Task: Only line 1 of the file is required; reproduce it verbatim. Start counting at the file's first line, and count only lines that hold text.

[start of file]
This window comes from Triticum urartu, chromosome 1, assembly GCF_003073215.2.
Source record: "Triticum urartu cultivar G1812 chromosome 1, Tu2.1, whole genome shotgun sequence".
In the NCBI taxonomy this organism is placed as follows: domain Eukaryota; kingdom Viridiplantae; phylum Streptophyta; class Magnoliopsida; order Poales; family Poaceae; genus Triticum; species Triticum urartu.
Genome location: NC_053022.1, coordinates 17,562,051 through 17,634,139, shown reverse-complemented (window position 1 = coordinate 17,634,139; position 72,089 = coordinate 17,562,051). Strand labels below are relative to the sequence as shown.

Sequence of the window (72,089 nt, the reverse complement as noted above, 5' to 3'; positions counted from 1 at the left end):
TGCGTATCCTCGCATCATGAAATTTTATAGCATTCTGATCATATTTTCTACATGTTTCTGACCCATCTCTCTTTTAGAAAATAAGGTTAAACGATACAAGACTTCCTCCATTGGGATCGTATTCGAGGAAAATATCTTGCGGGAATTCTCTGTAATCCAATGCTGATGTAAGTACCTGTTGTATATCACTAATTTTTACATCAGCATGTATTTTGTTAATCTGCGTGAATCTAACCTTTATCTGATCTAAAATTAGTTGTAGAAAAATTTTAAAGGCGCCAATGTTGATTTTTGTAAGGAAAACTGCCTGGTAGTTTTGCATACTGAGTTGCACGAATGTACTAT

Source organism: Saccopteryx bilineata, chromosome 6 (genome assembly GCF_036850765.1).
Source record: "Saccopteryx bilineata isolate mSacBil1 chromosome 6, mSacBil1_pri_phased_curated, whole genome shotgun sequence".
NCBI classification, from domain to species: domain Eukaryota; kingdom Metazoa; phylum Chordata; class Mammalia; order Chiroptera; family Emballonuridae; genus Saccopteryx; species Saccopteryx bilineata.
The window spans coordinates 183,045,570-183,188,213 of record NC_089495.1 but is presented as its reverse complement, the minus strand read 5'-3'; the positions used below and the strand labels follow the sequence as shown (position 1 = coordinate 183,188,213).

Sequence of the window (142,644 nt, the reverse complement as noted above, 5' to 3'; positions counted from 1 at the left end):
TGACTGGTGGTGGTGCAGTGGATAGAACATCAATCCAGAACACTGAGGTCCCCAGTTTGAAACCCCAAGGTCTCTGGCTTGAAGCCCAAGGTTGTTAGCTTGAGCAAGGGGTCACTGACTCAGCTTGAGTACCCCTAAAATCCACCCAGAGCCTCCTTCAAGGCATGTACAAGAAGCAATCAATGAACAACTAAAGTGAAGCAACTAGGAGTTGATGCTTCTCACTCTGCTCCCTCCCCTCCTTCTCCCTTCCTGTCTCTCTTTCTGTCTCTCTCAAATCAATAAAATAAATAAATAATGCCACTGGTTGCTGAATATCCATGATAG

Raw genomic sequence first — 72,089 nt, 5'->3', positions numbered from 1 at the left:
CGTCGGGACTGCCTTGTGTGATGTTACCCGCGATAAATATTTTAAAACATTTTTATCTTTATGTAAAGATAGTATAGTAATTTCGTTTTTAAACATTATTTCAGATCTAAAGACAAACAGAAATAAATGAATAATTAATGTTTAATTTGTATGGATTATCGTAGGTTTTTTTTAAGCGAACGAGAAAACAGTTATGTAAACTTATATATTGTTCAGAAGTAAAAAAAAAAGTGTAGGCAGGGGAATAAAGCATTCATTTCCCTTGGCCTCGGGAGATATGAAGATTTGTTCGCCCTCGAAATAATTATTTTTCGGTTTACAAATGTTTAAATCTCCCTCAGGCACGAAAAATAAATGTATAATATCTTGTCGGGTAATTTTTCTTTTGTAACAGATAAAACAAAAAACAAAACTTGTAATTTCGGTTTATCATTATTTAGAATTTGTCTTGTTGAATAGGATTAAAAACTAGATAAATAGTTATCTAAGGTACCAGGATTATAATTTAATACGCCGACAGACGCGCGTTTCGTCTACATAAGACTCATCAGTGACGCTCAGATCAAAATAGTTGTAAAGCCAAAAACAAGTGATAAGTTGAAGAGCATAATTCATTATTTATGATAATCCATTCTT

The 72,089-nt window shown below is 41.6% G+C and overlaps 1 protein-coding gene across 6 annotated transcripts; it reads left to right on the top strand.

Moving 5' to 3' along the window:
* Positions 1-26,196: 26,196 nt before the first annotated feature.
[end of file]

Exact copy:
This window comes from Triticum urartu, chromosome 1, assembly GCF_003073215.2.